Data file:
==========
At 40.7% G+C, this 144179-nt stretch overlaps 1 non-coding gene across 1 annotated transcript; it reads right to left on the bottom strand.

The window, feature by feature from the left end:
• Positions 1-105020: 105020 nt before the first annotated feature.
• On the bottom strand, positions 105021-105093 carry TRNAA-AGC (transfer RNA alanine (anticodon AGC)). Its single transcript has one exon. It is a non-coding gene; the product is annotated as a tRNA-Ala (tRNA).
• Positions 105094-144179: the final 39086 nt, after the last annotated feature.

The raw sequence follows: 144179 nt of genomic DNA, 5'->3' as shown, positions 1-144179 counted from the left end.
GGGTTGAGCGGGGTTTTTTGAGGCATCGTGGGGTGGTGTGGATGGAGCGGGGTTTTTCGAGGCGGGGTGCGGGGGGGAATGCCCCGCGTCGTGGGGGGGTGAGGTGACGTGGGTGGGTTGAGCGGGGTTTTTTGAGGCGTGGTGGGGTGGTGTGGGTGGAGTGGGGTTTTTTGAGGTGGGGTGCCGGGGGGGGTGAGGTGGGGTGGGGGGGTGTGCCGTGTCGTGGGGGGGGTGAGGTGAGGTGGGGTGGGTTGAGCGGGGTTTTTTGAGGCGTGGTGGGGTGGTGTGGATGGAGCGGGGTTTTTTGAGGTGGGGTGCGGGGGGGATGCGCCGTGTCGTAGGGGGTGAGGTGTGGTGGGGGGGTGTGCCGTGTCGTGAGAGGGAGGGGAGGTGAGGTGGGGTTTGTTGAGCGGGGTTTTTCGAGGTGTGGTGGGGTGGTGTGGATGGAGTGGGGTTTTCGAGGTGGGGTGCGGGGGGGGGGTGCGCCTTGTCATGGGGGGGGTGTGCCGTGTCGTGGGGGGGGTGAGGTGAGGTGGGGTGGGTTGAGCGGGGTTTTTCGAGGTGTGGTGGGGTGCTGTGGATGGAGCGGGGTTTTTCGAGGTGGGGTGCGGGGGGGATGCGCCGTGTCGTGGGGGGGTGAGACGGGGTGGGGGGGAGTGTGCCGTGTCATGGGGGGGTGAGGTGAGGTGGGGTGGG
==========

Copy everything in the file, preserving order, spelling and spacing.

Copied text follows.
At 40.7% G+C, this 144179-nt stretch overlaps 1 non-coding gene across 1 annotated transcript; it reads right to left on the bottom strand.

The window, feature by feature from the left end:
• Positions 1-105020: 105020 nt before the first annotated feature.
• On the bottom strand, positions 105021-105093 carry TRNAA-AGC (transfer RNA alanine (anticodon AGC)). Its single transcript has one exon. It is a non-coding gene; the product is annotated as a tRNA-Ala (tRNA).
• Positions 105094-144179: the final 39086 nt, after the last annotated feature.

The raw sequence follows: 144179 nt of genomic DNA, 5'->3' as shown, positions 1-144179 counted from the left end.
GGGTTGAGCGGGGTTTTTTGAGGCATCGTGGGGTGGTGTGGATGGAGCGGGGTTTTTCGAGGCGGGGTGCGGGGGGGAATGCCCCGCGTCGTGGGGGGGTGAGGTGACGTGGGTGGGTTGAGCGGGGTTTTTTGAGGCGTGGTGGGGTGGTGTGGGTGGAGTGGGGTTTTTTGAGGTGGGGTGCCGGGGGGGGTGAGGTGGGGTGGGGGGGTGTGCCGTGTCGTGGGGGGGGTGAGGTGAGGTGGGGTGGGTTGAGCGGGGTTTTTTGAGGCGTGGTGGGGTGGTGTGGATGGAGCGGGGTTTTTTGAGGTGGGGTGCGGGGGGGATGCGCCGTGTCGTAGGGGGTGAGGTGTGGTGGGGGGGTGTGCCGTGTCGTGAGAGGGAGGGGAGGTGAGGTGGGGTTTGTTGAGCGGGGTTTTTCGAGGTGTGGTGGGGTGGTGTGGATGGAGTGGGGTTTTCGAGGTGGGGTGCGGGGGGGGGGTGCGCCTTGTCATGGGGGGGGTGTGCCGTGTCGTGGGGGGGGTGAGGTGAGGTGGGGTGGGTTGAGCGGGGTTTTTCGAGGTGTGGTGGGGTGCTGTGGATGGAGCGGGGTTTTTCGAGGTGGGGTGCGGGGGGGATGCGCCGTGTCGTGGGGGGGTGAGACGGGGTGGGGGGGAGTGTGCCGTGTCATGGGGGGGTGAGGTGAGGTGGGGTGGG